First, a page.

July 15, 2009
Everglades, FL – A program to begin addressing the
invasion of Burmese pythons in the Everglades begins on Friday,
July 17. The Florida Fish and Wildlife Conservation Commission (FWC)
initiated a permit program that will allow herpetology experts to
go into state-managed lands in South Florida and search for and
euthanize Burmese pythons and other Reptiles of Concern.
FWC staff screened the participants in this initial program. All
permit holders are required to provide the FWC with GPS locations
of each captured python and to take a digital photo. The FWC will
then study the data, which will include location, size and stomach
contents, to help further understand the spread of this nonnative
species. Armed with data, the FWC can share valuable information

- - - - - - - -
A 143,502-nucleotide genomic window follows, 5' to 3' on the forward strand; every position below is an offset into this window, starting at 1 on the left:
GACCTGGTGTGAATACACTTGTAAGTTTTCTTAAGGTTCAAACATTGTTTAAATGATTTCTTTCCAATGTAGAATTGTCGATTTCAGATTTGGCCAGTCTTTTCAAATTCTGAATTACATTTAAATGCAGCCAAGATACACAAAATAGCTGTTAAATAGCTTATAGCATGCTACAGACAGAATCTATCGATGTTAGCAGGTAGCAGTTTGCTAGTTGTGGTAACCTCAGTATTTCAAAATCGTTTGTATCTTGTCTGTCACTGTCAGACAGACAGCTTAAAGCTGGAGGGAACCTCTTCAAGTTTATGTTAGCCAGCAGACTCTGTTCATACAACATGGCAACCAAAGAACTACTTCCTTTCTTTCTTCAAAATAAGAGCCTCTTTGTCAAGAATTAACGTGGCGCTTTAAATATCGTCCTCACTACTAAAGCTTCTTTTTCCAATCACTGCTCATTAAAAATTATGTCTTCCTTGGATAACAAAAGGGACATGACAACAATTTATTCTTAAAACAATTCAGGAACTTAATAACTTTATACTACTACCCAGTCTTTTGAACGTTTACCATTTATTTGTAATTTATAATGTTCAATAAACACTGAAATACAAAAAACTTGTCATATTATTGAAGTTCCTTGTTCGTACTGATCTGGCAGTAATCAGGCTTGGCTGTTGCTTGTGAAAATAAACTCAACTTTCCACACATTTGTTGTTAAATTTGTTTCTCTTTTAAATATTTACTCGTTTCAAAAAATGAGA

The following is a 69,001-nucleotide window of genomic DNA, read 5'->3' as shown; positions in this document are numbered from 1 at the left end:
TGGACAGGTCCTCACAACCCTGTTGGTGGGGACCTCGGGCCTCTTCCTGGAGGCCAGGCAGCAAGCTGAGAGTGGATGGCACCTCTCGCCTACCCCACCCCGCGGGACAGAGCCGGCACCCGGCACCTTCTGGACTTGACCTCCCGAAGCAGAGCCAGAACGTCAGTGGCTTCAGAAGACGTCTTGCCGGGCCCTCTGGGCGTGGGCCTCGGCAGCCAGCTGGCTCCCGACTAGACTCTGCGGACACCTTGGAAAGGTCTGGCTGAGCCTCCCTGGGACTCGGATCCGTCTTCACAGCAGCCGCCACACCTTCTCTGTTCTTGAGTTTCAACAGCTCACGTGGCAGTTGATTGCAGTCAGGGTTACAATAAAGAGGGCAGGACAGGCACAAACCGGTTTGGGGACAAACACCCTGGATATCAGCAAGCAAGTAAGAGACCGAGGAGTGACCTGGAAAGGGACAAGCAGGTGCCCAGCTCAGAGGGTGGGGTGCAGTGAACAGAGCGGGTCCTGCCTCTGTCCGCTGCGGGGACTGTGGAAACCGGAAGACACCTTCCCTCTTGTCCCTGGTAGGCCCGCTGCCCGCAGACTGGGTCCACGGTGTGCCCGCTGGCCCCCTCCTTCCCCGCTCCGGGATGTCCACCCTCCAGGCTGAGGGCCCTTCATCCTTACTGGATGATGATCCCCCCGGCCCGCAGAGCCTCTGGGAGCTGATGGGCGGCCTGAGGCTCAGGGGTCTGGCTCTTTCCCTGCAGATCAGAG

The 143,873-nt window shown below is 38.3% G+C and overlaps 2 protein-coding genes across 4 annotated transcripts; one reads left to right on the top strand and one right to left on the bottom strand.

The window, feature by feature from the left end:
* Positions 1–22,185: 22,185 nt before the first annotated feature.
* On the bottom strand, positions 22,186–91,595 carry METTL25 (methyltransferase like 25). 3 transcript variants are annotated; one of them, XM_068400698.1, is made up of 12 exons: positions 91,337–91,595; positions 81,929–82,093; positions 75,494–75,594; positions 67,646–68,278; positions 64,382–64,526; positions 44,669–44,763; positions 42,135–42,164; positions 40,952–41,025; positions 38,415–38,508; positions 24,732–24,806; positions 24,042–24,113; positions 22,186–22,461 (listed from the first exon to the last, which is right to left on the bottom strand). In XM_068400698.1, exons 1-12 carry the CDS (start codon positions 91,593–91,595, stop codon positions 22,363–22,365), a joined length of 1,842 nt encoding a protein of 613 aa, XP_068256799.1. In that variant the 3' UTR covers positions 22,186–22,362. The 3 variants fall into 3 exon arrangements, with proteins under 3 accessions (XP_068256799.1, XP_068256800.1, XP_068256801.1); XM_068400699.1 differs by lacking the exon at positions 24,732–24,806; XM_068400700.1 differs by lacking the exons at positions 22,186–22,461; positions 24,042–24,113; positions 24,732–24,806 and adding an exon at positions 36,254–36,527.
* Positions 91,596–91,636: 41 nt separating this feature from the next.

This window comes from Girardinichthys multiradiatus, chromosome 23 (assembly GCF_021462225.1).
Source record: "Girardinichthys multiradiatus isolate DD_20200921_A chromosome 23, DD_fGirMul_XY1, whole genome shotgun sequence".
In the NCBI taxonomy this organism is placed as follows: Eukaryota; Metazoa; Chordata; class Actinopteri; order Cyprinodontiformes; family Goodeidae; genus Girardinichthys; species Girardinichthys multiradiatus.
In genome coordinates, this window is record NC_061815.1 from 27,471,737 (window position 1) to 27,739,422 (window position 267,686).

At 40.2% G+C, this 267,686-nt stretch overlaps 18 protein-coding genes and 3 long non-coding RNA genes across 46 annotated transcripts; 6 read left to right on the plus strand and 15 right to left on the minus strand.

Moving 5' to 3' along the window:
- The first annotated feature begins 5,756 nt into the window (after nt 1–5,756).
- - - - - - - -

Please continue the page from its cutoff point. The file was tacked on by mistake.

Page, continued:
with the U.S. Geological Survey and Everglades National Park,
which are investigating the behavior and biology of the Burmese
python for a better understanding of the snakeâ€™s requirements
for survival. This knowledge can help eradicate the Burmese python
"One Burmese python is too many," said Scott Hardin, FWC's Exotic
Species Section leader. "We hope this program is the basis for a
larger, expanded program that will aid us in preventing the spread
of this species."
The permits for the first phase of this program go from July 17 to
Oct. 31. The FWC will then evaluate expanding the program.
"This is a good way to collect information critical to finding the
best way to eradicate this harmful snake," said Nick Wiley, FWC's
assistant executive director. "This is a strategic and responsible
approach to begin solving the problem of pythons in Florida."